A couple of years ago, I became suicidal and I had a plan on how I would do it. Luckily, instead of executing that plan, I phoned the Samaritans and talked to someone about my feelings. Sometimes, it is better to call the Samaritans instead of booking an appointment with the GP because you can contact them at any time and dump a lot of information about your miserable life onto another person. It can be a very cathartic experience as you unburden yourself of all of your plights. You can’t always do that with a partner or a friend. Knowing that you will never speak to the person on the other end of the phone ever again can be very liberating at times.

Music and singing have helped me to cope with isolation much better than booking appointments with counsellors. Counselling sessions don’t really help you to move on I think; instead, you are trapped in this vicious circle of narratives about your miserable life that you cannot escape. You desperately want to find solutions and move on and escape the repetitive stories that lead to self-pity. If you think about your mental health as a scale whereby on one end there is self-loathing, and on the other, there is arrogance and stoicism, you want to be somewhere in the middle I suppose. You don’t want to feel sorry for yourself for the rest of your life because you will always be a victim, a noble but miserable person who has been hard done by life. This is not practical, and you are not actually moving on; instead, you are stuck forever in the depths of your plight.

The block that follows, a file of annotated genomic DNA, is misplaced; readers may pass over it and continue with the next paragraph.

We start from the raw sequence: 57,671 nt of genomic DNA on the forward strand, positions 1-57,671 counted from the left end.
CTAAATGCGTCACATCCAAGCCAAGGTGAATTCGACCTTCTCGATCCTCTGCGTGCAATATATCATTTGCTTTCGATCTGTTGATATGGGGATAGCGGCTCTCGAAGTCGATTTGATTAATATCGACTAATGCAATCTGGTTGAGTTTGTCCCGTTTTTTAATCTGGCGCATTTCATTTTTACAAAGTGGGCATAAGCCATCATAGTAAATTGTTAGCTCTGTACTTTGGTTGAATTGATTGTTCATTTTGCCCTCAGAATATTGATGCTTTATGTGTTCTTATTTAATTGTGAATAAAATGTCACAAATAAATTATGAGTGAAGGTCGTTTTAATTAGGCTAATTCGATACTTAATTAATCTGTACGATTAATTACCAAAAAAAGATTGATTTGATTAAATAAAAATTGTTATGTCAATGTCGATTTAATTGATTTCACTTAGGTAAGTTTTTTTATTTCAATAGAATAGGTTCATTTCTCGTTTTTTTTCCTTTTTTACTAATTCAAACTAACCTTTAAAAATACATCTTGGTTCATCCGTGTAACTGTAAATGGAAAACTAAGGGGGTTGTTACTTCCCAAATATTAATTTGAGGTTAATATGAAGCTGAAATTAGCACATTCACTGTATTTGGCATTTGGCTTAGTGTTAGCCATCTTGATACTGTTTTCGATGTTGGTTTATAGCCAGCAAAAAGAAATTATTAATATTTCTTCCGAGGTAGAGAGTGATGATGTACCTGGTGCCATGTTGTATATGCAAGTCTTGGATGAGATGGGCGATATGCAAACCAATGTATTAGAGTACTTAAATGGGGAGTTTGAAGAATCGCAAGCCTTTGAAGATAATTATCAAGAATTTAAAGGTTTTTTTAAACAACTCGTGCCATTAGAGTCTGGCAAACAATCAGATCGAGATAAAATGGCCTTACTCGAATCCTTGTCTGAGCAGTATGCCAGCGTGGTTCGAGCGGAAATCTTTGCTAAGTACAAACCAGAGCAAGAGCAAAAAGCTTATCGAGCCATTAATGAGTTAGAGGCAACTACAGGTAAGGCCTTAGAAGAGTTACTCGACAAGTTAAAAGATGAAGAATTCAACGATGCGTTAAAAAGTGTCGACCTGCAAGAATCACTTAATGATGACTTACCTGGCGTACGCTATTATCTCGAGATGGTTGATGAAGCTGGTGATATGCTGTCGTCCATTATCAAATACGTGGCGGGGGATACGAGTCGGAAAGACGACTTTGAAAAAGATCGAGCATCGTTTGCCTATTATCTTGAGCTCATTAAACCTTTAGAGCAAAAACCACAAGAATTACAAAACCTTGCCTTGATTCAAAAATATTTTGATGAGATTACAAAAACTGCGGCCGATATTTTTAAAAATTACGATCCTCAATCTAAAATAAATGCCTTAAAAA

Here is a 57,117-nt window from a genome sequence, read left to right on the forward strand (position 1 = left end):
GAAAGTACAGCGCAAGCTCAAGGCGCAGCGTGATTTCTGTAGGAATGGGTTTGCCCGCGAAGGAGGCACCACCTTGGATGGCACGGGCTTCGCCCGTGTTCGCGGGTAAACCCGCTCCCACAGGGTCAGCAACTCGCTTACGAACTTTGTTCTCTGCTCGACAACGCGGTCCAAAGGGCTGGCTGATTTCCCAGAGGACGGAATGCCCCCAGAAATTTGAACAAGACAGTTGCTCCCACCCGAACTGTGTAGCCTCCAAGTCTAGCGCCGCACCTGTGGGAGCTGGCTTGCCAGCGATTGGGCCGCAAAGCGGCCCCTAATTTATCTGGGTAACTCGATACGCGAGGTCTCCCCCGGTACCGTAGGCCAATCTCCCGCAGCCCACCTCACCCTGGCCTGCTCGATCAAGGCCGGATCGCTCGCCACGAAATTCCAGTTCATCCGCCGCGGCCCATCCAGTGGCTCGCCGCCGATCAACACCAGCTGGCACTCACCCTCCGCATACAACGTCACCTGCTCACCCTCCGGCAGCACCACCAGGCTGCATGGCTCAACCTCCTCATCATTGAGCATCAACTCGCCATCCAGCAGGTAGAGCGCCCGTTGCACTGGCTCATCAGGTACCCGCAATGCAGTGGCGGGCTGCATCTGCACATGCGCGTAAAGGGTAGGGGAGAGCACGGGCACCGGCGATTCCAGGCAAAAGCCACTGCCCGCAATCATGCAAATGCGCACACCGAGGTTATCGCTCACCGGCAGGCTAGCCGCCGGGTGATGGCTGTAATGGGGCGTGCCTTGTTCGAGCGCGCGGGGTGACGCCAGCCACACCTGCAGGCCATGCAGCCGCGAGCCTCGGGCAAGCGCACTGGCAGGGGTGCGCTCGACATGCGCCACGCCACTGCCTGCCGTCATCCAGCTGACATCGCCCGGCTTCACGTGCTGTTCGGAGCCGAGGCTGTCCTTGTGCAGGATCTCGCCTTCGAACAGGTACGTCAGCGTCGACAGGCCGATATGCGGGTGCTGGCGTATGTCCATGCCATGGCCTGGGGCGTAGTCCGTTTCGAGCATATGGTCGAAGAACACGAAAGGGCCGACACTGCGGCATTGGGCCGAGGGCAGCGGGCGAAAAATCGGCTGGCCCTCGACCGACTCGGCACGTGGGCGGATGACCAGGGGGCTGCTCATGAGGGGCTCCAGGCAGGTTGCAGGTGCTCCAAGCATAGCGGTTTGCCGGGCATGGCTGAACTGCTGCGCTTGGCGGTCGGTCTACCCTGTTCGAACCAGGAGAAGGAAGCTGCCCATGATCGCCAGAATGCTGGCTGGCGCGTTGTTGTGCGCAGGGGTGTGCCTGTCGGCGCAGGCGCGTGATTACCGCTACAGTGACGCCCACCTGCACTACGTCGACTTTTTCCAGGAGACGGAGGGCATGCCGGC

I have tried talking to friends and family as well but that sometimes creates more problems. My parents are from a different generation and they hold completely different views of life. I had a lot of arguments with them about my problems because they’re very conservative. I disagree with almost everything that they say. For example, if I talk about my struggles in life with my dad, he will simply tell me to man up and deal with it which is not particularly helpful of course.